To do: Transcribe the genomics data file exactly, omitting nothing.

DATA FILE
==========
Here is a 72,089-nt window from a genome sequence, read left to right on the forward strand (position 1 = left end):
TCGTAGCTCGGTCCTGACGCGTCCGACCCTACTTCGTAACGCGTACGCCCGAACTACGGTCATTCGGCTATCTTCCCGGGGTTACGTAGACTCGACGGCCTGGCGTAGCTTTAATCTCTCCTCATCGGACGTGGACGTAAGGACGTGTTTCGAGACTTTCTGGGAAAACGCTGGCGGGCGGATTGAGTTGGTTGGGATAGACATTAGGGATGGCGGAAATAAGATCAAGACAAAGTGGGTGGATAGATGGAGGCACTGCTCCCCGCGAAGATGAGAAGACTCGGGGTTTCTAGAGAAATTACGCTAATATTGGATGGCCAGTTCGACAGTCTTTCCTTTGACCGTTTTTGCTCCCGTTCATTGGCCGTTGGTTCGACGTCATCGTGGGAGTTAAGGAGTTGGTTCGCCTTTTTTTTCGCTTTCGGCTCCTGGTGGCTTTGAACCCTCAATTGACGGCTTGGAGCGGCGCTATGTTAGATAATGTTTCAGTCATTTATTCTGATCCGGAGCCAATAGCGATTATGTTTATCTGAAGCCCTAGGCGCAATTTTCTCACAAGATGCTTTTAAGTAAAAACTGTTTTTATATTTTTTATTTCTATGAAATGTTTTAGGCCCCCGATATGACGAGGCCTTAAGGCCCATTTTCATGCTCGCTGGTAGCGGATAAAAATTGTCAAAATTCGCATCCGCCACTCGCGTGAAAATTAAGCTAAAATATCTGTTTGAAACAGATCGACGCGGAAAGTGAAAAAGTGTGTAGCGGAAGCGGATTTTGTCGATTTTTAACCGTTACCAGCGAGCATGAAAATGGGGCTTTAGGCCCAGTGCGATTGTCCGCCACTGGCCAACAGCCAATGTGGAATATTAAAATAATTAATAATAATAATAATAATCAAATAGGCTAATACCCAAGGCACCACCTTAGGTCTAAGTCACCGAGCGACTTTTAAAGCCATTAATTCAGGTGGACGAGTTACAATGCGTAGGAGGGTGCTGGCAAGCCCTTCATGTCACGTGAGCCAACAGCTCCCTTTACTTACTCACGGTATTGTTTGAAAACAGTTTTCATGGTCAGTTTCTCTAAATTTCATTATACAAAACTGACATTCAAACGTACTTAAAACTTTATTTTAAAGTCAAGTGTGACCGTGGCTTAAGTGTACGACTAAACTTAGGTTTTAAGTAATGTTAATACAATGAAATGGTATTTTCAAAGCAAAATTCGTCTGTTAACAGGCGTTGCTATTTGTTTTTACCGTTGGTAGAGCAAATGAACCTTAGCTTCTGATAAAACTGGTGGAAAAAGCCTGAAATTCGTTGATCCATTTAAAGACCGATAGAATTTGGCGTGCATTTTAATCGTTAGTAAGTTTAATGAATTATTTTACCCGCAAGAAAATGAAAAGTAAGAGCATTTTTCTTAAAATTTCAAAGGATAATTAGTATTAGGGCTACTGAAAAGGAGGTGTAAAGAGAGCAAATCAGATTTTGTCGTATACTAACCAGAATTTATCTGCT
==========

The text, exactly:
Here is a 72,089-nt window from a genome sequence, read left to right on the forward strand (position 1 = left end):
TCGTAGCTCGGTCCTGACGCGTCCGACCCTACTTCGTAACGCGTACGCCCGAACTACGGTCATTCGGCTATCTTCCCGGGGTTACGTAGACTCGACGGCCTGGCGTAGCTTTAATCTCTCCTCATCGGACGTGGACGTAAGGACGTGTTTCGAGACTTTCTGGGAAAACGCTGGCGGGCGGATTGAGTTGGTTGGGATAGACATTAGGGATGGCGGAAATAAGATCAAGACAAAGTGGGTGGATAGATGGAGGCACTGCTCCCCGCGAAGATGAGAAGACTCGGGGTTTCTAGAGAAATTACGCTAATATTGGATGGCCAGTTCGACAGTCTTTCCTTTGACCGTTTTTGCTCCCGTTCATTGGCCGTTGGTTCGACGTCATCGTGGGAGTTAAGGAGTTGGTTCGCCTTTTTTTTCGCTTTCGGCTCCTGGTGGCTTTGAACCCTCAATTGACGGCTTGGAGCGGCGCTATGTTAGATAATGTTTCAGTCATTTATTCTGATCCGGAGCCAATAGCGATTATGTTTATCTGAAGCCCTAGGCGCAATTTTCTCACAAGATGCTTTTAAGTAAAAACTGTTTTTATATTTTTTATTTCTATGAAATGTTTTAGGCCCCCGATATGACGAGGCCTTAAGGCCCATTTTCATGCTCGCTGGTAGCGGATAAAAATTGTCAAAATTCGCATCCGCCACTCGCGTGAAAATTAAGCTAAAATATCTGTTTGAAACAGATCGACGCGGAAAGTGAAAAAGTGTGTAGCGGAAGCGGATTTTGTCGATTTTTAACCGTTACCAGCGAGCATGAAAATGGGGCTTTAGGCCCAGTGCGATTGTCCGCCACTGGCCAACAGCCAATGTGGAATATTAAAATAATTAATAATAATAATAATAATCAAATAGGCTAATACCCAAGGCACCACCTTAGGTCTAAGTCACCGAGCGACTTTTAAAGCCATTAATTCAGGTGGACGAGTTACAATGCGTAGGAGGGTGCTGGCAAGCCCTTCATGTCACGTGAGCCAACAGCTCCCTTTACTTACTCACGGTATTGTTTGAAAACAGTTTTCATGGTCAGTTTCTCTAAATTTCATTATACAAAACTGACATTCAAACGTACTTAAAACTTTATTTTAAAGTCAAGTGTGACCGTGGCTTAAGTGTACGACTAAACTTAGGTTTTAAGTAATGTTAATACAATGAAATGGTATTTTCAAAGCAAAATTCGTCTGTTAACAGGCGTTGCTATTTGTTTTTACCGTTGGTAGAGCAAATGAACCTTAGCTTCTGATAAAACTGGTGGAAAAAGCCTGAAATTCGTTGATCCATTTAAAGACCGATAGAATTTGGCGTGCATTTTAATCGTTAGTAAGTTTAATGAATTATTTTACCCGCAAGAAAATGAAAAGTAAGAGCATTTTTCTTAAAATTTCAAAGGATAATTAGTATTAGGGCTACTGAAAAGGAGGTGTAAAGAGAGCAAATCAGATTTTGTCGTATACTAACCAGAATTTATCTGCT